When the markets are in turmoil, investors feel they'd better do something. More often than not, they are better served by doing nothing.
I stepped in from the covered patio to my basement office overlooking the river. It would be at least a few minutesbefore the maple sap that had been boiling all day on the patio would become syrup at the critical temperature of 219 degrees Fahrenheit, so I thought I’d finish reading an article I had started earlier.
“It’ll be fine,” I said. “I’ll just be a minute” I said.
“PoF!!!” my wife hollered at the top of her lungs. [she actually yelled my given name]
I got up from the distracting computer. The syrup had clearly met and exceeded the target temperature and boiled over. How did I know? The first subtle indication was the two feet of thick smoke from the patio ceiling down, and more of the pitch black stuff billowing up from the boil kettle. I couldn’t even see the ceiling; this was going to get worse before it got better.
I froze. Then I thought, "Don't just stand there. Do something!" My wife had similar thoughts and there may or may not have been profanities involved.
So I did something.I took a deep breath, stepped out into the patio, turned off the natural gas, grabbed the handy hot pads, grabbed the smokestack of a boil kettle, and headed for the exit.
Once outside, I took a few more deep breaths, went back into the patio, and opened all the windows. The black smoke dissipated, and I was grateful to see the ceiling again. I half expected to see a layer of black soot, but thankfully, there was none.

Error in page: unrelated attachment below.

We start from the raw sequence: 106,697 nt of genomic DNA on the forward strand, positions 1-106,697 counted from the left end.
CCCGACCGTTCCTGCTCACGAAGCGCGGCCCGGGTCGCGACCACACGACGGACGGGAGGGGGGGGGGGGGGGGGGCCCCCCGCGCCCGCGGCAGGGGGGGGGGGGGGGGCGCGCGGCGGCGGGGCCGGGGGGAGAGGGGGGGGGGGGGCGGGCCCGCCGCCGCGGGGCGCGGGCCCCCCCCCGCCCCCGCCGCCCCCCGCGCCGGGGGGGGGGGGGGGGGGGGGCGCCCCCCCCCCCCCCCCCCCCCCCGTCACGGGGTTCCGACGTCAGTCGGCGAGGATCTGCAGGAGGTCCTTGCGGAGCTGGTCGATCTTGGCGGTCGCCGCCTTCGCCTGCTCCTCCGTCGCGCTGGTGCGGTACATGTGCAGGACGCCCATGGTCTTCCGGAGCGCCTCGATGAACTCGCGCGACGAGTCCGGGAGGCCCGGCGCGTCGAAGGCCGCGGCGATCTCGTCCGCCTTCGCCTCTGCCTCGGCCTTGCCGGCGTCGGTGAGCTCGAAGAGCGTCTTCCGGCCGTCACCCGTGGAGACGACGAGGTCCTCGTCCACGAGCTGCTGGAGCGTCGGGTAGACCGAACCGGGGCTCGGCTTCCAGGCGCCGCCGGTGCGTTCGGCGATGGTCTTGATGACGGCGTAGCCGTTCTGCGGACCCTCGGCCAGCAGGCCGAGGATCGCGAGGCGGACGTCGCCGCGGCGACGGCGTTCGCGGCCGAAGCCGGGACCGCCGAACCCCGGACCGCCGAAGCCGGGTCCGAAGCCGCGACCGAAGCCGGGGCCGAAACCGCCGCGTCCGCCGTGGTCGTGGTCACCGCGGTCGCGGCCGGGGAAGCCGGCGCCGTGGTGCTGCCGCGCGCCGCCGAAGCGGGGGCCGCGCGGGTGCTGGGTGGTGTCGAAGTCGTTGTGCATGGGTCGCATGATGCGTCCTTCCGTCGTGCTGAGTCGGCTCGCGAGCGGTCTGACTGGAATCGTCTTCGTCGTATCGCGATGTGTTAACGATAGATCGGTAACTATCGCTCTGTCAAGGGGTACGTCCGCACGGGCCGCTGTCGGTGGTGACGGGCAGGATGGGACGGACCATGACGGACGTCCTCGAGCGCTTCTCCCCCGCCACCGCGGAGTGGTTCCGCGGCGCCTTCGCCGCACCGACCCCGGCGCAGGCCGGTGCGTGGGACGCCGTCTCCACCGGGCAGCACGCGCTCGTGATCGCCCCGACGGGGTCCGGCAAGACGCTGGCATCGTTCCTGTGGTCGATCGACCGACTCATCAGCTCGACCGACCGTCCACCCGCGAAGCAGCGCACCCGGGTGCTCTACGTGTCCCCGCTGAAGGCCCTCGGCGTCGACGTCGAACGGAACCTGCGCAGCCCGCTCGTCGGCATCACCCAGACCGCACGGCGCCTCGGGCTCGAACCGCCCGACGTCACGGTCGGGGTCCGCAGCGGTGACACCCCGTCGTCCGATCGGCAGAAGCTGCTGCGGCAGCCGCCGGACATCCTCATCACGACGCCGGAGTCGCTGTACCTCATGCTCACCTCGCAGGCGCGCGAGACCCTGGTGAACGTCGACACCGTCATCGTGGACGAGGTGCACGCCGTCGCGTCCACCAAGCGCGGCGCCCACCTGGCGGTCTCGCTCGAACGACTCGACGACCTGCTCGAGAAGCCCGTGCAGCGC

Boiled kettle and ceiling survive!
I ruined over a gallon of pure, sweet maple syrup, and I’m still working on getting that boil kettle clean, but the house didn’t burn down, and I learned a valuable lesson. NEVER walk away from nearly finished syrup.
Reader:“Hey, PoF, that’s a really great story about your stupidity and all, but I came here to read about money and retiring, not your carelessness.”
PoF:“Be patient, dear reader, I promise I’m going somewhere with this…”
In the sticky messI was in, action was required. I couldn’t just stand there and watch the situation get worse. I had to take action to rectify the situation. I had to do something!
There are times when our investments appear to be going down in flames. Twice in the last nine months, the S&P 500 dropped about 10% in a matter of weeks. "This is it, the beginning of the bear market," said the doomsayers. They could have been proven right, but both times the markets bounced right back. Eventually they will be right, and then they’ll say, “I told you so.” Of course you did, but how many times?
There have been bigger drops in my investment lifetime. The stock market has lost about half its value twice since the year 2000. When this happens, its hard not to panic. You log intoPersonal Capital and see the numbers going down, down, and down. You werefinancially independenta month ago, and now you’re not. You need to stop the hemorrhaging.You need to do something!
, he recommends advising clients to “Don’t do something. Just stand there!”